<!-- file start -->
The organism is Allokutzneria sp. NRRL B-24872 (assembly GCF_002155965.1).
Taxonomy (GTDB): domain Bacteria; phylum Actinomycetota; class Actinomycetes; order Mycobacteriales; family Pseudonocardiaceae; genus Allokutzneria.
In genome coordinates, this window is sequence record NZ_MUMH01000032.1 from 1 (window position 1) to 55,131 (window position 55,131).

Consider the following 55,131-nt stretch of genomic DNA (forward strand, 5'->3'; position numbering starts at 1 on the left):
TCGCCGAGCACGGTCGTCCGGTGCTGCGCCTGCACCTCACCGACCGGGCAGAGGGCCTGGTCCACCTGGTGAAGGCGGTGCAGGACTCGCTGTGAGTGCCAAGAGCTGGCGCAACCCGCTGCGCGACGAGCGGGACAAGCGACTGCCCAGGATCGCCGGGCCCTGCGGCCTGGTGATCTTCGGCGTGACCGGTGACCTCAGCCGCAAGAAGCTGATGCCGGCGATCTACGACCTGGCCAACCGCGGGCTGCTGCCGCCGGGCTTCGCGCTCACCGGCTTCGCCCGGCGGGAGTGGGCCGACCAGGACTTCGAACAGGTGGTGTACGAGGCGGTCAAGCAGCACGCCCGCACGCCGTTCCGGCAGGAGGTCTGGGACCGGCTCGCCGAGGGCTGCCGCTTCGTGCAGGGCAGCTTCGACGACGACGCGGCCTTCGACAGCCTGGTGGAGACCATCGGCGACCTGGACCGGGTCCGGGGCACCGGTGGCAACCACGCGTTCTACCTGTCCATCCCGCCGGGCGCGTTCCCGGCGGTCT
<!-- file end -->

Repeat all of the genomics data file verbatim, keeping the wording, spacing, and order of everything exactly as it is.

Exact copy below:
The organism is Allokutzneria sp. NRRL B-24872 (assembly GCF_002155965.1).
Taxonomy (GTDB): domain Bacteria; phylum Actinomycetota; class Actinomycetes; order Mycobacteriales; family Pseudonocardiaceae; genus Allokutzneria.
In genome coordinates, this window is sequence record NZ_MUMH01000032.1 from 1 (window position 1) to 55,131 (window position 55,131).

Consider the following 55,131-nt stretch of genomic DNA (forward strand, 5'->3'; position numbering starts at 1 on the left):
TCGCCGAGCACGGTCGTCCGGTGCTGCGCCTGCACCTCACCGACCGGGCAGAGGGCCTGGTCCACCTGGTGAAGGCGGTGCAGGACTCGCTGTGAGTGCCAAGAGCTGGCGCAACCCGCTGCGCGACGAGCGGGACAAGCGACTGCCCAGGATCGCCGGGCCCTGCGGCCTGGTGATCTTCGGCGTGACCGGTGACCTCAGCCGCAAGAAGCTGATGCCGGCGATCTACGACCTGGCCAACCGCGGGCTGCTGCCGCCGGGCTTCGCGCTCACCGGCTTCGCCCGGCGGGAGTGGGCCGACCAGGACTTCGAACAGGTGGTGTACGAGGCGGTCAAGCAGCACGCCCGCACGCCGTTCCGGCAGGAGGTCTGGGACCGGCTCGCCGAGGGCTGCCGCTTCGTGCAGGGCAGCTTCGACGACGACGCGGCCTTCGACAGCCTGGTGGAGACCATCGGCGACCTGGACCGGGTCCGGGGCACCGGTGGCAACCACGCGTTCTACCTGTCCATCCCGCCGGGCGCGTTCCCGGCGGTCT